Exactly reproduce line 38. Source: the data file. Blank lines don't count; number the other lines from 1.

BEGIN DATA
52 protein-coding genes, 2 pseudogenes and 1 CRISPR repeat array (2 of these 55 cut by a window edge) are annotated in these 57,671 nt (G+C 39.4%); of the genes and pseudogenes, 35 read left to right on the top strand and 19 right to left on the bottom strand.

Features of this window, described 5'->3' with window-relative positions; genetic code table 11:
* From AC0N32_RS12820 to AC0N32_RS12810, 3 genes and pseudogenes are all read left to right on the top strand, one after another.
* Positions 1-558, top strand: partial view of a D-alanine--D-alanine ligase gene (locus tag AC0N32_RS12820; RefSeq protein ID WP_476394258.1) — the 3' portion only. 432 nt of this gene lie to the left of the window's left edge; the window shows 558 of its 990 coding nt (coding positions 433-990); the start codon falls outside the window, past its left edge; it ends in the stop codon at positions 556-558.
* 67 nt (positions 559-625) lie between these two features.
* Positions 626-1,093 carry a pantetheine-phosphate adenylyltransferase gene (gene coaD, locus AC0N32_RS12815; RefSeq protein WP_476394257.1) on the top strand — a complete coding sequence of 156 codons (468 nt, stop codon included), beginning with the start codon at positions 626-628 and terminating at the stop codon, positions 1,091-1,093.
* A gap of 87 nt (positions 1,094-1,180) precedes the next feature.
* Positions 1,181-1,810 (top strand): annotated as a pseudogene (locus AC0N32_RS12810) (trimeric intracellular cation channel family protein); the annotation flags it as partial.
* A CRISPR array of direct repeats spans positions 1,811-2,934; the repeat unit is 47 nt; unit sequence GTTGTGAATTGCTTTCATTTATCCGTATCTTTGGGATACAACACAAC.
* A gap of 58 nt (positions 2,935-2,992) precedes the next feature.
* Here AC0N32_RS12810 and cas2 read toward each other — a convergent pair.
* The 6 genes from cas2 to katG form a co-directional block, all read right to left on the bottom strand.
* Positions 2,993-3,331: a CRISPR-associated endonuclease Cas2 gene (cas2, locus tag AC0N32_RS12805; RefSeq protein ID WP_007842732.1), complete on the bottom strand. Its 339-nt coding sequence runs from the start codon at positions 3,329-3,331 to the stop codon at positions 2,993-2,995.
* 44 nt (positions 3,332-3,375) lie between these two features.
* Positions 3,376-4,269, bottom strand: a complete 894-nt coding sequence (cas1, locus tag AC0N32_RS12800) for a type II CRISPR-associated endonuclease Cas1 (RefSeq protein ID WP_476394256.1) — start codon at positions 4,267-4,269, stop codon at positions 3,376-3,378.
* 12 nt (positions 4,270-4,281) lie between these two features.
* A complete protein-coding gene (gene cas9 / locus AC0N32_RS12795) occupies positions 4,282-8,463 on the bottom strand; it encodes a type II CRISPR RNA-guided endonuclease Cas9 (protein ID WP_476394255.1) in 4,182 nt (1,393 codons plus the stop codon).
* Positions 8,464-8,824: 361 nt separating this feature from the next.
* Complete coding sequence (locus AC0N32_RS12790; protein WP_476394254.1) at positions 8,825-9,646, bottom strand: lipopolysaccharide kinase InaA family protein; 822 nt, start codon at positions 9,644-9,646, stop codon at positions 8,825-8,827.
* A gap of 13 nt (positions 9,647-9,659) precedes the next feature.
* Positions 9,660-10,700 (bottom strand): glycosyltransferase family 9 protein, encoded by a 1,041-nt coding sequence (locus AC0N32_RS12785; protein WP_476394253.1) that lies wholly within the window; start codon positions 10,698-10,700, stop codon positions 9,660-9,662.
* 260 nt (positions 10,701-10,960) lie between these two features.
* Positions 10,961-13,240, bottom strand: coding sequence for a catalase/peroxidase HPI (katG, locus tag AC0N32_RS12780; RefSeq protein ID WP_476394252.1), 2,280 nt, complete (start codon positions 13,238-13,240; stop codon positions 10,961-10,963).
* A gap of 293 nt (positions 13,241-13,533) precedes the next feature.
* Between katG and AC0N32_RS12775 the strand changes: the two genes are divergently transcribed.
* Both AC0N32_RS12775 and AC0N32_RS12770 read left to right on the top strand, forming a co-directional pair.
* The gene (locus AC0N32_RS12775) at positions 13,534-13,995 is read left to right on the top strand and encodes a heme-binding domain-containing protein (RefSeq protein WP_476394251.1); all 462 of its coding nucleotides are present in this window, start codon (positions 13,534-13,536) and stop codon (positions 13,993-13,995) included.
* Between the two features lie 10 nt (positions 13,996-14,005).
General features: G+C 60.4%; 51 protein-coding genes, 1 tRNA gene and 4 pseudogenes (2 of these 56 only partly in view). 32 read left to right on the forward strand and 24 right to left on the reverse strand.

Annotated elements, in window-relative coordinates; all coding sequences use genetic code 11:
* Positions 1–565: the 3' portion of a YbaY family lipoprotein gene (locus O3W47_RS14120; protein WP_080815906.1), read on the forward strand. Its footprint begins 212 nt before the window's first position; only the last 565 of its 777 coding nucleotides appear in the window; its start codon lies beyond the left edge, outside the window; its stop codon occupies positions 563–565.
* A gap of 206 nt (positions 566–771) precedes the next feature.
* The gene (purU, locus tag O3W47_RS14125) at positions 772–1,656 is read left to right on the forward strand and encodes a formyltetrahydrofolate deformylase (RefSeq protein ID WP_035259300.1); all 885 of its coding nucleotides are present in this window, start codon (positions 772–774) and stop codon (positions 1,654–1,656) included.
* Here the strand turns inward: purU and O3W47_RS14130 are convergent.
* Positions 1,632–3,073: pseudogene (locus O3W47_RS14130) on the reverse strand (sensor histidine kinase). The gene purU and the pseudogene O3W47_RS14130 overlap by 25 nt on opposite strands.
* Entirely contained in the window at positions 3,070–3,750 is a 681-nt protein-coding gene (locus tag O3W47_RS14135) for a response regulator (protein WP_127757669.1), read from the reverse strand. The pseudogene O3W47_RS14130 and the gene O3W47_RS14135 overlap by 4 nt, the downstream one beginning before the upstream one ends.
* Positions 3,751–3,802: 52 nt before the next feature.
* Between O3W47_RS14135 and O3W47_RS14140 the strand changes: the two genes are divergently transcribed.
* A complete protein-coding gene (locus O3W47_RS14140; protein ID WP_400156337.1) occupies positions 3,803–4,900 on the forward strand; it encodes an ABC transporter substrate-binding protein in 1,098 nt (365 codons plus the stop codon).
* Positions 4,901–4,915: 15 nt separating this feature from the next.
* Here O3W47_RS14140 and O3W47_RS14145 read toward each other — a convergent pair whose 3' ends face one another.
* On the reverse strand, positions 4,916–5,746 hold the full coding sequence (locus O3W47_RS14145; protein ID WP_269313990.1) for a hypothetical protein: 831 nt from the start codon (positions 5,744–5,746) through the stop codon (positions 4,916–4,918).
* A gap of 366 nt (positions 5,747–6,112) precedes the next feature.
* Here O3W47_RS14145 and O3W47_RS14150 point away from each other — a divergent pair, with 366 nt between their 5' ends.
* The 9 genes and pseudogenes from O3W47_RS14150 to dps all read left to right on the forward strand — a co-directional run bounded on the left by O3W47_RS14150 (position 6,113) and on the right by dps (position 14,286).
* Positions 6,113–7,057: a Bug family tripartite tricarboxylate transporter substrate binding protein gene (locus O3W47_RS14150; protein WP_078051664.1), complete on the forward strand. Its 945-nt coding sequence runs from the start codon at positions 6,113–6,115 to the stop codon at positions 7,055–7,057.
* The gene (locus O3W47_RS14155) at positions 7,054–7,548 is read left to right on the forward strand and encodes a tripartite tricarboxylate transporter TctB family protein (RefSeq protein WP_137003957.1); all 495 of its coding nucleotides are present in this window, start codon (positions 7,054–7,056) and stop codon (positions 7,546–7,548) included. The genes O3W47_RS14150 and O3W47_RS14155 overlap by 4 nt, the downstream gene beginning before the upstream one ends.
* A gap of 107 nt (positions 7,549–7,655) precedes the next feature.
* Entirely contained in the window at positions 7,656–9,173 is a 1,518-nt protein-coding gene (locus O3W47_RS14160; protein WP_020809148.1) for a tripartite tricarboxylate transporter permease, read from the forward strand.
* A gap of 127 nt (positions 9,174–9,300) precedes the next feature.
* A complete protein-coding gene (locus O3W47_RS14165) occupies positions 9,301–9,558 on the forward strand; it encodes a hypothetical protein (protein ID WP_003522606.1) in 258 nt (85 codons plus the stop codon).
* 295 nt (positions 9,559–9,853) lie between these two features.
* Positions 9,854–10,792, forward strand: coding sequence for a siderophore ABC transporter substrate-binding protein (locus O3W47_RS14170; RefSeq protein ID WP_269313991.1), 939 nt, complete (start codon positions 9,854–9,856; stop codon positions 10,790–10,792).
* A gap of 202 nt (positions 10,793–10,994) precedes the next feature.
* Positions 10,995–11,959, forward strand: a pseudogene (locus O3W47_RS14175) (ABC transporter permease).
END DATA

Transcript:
* Between O3W47_RS14135 and O3W47_RS14140 the strand changes: the two genes are divergently transcribed.